United Hatzalah volunteer EMT Menachem Eisenbach is looking forward to an uninterrupted tefillah this year on Yom Kippur. However, those rarely occur for first responders. Last year, Eisenbach had his tefillot interrupted in a way that he will never forget.  

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Menachem Eisenbach

A woman was davening in the same shul as Eisenbach with her one year-old baby. Suddenly, the infant began coughing and then started gasping for breath. The panicked mother began screaming “My baby can’t breathe!”  One of the worshippers took the child from her and raced towards the Chazzan, Eisenbach, whom he knew was an experienced United Hatzalah EMT. Eisenbach’s heartfelt prayers were abruptly interrupted when the gasping child was thrust into his hands.

Still draped in his white tallit and kittel, Menachem quickly changed roles from pleading for life to actively trying to save one. In a split second the veteran EMT grasped the seriousness of the situation, laid the child on the floor and swiftly and proficiently performed chest compressions.  Within seconds, a small piece of plastic flew out of the baby’s mouth and he immediately gulped in breaths of precious air. The danger was over.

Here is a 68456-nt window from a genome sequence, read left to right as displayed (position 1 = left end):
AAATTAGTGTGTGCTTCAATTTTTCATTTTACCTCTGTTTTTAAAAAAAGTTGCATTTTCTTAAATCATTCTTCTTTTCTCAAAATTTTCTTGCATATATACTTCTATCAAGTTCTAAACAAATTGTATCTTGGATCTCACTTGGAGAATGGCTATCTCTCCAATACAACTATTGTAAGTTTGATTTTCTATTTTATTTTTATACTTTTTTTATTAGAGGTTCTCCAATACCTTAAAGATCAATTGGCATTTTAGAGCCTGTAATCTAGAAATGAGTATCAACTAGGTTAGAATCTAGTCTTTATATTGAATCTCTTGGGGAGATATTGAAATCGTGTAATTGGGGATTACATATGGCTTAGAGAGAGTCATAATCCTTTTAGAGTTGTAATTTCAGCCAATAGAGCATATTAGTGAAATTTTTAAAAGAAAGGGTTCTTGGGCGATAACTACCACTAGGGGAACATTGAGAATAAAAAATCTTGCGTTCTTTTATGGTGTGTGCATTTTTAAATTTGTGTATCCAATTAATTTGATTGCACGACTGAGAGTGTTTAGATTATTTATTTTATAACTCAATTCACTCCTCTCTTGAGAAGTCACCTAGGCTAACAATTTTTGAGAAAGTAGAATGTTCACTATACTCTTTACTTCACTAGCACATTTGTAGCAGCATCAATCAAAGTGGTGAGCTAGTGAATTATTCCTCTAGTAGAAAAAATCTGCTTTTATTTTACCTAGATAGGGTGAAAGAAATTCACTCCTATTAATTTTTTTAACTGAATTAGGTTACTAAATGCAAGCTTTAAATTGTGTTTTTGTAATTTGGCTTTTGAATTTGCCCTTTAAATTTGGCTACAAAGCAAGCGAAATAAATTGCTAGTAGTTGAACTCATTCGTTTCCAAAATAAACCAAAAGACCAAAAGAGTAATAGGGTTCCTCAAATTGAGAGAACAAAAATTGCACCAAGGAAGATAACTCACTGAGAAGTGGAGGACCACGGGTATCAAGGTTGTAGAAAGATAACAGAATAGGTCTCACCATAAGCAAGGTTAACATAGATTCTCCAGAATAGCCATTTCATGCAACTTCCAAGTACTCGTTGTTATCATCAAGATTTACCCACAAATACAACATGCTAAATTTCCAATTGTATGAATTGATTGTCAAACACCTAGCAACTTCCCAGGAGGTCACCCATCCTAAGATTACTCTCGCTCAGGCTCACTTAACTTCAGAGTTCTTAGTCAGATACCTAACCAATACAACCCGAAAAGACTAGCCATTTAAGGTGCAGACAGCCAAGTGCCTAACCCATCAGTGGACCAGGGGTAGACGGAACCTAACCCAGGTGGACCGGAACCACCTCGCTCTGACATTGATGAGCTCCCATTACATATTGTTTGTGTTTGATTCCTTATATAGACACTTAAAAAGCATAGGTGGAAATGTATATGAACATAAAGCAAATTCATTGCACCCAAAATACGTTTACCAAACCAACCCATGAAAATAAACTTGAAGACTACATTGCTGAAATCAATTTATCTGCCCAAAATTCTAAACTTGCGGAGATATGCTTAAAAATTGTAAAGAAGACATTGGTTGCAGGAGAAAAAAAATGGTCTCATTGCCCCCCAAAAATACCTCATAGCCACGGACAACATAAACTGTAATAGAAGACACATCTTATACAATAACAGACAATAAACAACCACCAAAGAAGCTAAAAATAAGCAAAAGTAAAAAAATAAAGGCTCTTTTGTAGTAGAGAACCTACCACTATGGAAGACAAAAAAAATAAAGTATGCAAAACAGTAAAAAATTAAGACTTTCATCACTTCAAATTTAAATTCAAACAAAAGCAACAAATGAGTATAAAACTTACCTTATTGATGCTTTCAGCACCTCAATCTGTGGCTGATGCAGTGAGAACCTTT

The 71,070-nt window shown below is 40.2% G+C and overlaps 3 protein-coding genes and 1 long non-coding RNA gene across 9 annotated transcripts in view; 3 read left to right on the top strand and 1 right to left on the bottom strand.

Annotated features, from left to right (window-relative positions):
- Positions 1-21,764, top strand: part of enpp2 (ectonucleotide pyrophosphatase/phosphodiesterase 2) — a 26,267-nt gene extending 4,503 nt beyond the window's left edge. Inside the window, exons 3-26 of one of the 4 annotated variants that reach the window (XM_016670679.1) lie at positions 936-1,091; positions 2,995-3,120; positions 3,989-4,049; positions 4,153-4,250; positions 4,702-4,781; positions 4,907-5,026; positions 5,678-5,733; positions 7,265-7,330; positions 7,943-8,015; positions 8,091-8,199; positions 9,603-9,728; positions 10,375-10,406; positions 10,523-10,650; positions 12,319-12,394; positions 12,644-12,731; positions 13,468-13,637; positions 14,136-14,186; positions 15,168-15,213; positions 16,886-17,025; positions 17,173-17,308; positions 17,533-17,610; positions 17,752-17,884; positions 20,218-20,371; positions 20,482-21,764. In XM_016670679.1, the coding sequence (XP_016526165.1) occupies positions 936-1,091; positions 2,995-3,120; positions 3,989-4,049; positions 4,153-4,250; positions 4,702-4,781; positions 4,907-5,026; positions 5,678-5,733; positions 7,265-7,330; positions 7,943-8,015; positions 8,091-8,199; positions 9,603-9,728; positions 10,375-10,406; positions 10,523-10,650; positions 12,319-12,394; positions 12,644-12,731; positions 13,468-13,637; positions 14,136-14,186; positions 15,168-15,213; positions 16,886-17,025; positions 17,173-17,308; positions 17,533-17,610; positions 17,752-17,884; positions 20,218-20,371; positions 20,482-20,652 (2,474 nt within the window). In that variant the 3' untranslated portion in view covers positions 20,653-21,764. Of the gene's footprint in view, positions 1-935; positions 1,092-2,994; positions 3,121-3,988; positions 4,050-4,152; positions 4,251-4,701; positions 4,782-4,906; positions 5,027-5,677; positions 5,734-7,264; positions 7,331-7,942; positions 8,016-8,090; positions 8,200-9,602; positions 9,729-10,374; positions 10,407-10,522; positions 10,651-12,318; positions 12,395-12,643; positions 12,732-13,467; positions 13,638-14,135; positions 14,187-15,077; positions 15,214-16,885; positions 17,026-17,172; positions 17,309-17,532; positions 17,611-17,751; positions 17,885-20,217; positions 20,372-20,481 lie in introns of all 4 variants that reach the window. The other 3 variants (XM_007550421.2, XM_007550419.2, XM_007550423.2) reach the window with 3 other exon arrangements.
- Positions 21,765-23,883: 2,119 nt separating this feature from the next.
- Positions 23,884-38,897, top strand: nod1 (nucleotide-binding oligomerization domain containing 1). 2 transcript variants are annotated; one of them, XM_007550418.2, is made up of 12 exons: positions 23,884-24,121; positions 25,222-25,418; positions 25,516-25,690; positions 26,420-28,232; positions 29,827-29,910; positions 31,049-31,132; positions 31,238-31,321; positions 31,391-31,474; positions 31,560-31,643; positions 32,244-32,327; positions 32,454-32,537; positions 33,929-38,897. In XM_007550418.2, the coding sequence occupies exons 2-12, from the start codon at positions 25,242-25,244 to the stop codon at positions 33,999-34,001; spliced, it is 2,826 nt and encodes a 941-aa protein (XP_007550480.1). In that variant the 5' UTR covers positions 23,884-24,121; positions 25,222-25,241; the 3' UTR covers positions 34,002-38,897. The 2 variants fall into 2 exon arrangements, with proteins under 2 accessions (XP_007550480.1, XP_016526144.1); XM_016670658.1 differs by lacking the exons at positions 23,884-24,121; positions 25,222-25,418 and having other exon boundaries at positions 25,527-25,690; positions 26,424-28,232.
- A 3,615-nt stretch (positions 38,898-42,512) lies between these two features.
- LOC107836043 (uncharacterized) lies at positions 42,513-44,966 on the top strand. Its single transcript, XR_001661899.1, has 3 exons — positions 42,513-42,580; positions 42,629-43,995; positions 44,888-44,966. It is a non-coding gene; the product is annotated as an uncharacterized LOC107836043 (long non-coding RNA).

Menachem thoroughly examined the child as the astonished worshippers looked on in awe.  After verifying that the baby was indeed unharmed, he handed him to a worshipper to return the healthy child to his mother. Taking a deep breath, Menachem composed himself and continued praying for the congregation, pleading that everyone be signed and sealed in the Book of Life for the coming year.

It would be no exaggeration to say that Menachem is a Chazzan who “practices what he preaches”.  This incredible volunteer, like his 5,000 counterparts, saves lives, 24/7/365.


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